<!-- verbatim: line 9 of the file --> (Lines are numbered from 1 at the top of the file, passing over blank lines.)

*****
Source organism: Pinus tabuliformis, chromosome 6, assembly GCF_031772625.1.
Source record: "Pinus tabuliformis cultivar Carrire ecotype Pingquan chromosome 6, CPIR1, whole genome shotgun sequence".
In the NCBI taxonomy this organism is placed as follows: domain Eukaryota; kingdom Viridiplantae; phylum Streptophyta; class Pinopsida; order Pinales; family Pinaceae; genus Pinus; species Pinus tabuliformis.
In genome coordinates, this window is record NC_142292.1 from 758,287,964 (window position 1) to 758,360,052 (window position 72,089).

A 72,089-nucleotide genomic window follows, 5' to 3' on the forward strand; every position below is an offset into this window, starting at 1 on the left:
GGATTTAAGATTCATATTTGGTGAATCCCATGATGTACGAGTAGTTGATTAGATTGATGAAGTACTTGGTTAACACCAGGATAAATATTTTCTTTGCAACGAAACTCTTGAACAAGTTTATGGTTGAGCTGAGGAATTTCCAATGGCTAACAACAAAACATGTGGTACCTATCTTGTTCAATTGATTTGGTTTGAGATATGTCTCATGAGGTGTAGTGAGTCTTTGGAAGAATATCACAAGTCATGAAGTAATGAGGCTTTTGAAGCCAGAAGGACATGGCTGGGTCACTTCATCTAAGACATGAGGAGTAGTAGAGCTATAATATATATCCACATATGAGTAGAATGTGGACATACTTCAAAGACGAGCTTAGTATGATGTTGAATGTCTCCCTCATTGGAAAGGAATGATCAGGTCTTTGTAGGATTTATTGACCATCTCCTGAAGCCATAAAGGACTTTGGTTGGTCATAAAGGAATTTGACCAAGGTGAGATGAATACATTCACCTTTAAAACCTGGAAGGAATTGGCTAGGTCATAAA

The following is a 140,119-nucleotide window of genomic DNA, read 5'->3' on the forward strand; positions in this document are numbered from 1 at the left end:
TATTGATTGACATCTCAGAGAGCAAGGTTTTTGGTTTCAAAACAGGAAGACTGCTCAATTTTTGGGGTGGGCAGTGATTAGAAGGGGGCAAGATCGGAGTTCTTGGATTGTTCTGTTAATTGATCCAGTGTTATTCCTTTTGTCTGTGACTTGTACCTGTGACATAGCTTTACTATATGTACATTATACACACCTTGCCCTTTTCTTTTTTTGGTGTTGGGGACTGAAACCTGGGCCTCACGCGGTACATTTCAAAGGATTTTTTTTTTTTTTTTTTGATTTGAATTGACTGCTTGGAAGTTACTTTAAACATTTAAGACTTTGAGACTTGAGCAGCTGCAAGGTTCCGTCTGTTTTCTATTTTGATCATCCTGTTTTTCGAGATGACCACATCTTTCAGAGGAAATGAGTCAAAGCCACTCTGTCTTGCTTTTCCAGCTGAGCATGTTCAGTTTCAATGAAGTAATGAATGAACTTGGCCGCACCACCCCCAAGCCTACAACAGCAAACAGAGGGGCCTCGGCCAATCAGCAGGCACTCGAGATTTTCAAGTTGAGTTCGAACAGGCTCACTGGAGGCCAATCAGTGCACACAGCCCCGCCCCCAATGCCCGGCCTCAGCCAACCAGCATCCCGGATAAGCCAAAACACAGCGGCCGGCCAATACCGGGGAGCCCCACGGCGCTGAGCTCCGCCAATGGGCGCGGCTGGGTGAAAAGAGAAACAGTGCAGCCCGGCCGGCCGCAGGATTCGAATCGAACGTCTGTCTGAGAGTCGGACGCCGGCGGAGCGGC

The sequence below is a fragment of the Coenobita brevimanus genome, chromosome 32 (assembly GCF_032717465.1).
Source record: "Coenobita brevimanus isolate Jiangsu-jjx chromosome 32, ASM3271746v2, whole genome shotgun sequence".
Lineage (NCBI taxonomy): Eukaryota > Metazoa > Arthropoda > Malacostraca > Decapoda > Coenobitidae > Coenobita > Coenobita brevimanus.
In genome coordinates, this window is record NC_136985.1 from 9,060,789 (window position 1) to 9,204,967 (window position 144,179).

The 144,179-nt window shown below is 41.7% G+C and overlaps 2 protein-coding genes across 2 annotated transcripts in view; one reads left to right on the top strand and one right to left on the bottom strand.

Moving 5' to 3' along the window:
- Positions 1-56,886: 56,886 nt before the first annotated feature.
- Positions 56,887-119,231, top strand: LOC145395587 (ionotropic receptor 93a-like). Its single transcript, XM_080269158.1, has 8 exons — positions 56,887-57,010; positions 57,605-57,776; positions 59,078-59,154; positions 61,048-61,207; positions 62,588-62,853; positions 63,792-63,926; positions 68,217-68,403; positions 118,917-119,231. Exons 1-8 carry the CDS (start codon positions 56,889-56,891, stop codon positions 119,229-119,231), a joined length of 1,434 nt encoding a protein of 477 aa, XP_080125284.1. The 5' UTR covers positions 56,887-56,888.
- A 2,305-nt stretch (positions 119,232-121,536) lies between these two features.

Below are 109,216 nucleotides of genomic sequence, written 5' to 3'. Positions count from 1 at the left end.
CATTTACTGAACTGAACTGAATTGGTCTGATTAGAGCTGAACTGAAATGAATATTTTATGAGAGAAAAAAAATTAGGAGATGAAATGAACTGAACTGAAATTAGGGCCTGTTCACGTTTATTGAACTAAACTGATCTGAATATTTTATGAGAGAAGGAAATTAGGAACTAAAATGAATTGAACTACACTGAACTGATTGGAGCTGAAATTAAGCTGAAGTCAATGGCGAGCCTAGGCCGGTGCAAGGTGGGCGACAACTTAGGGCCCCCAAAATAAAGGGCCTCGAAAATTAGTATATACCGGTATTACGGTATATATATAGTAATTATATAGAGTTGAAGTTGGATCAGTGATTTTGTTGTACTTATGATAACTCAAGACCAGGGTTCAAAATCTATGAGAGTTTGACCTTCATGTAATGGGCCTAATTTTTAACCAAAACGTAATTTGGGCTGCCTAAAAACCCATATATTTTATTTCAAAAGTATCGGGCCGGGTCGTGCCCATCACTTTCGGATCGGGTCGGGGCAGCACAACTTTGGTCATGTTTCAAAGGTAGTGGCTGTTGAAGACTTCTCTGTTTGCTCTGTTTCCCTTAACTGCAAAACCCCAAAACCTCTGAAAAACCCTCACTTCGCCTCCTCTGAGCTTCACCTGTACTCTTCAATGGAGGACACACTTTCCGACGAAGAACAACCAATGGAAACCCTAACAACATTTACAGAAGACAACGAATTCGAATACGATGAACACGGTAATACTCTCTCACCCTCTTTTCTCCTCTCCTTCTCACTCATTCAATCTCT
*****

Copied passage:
The sequence below is a fragment of the Coenobita brevimanus genome, chromosome 32 (assembly GCF_032717465.1).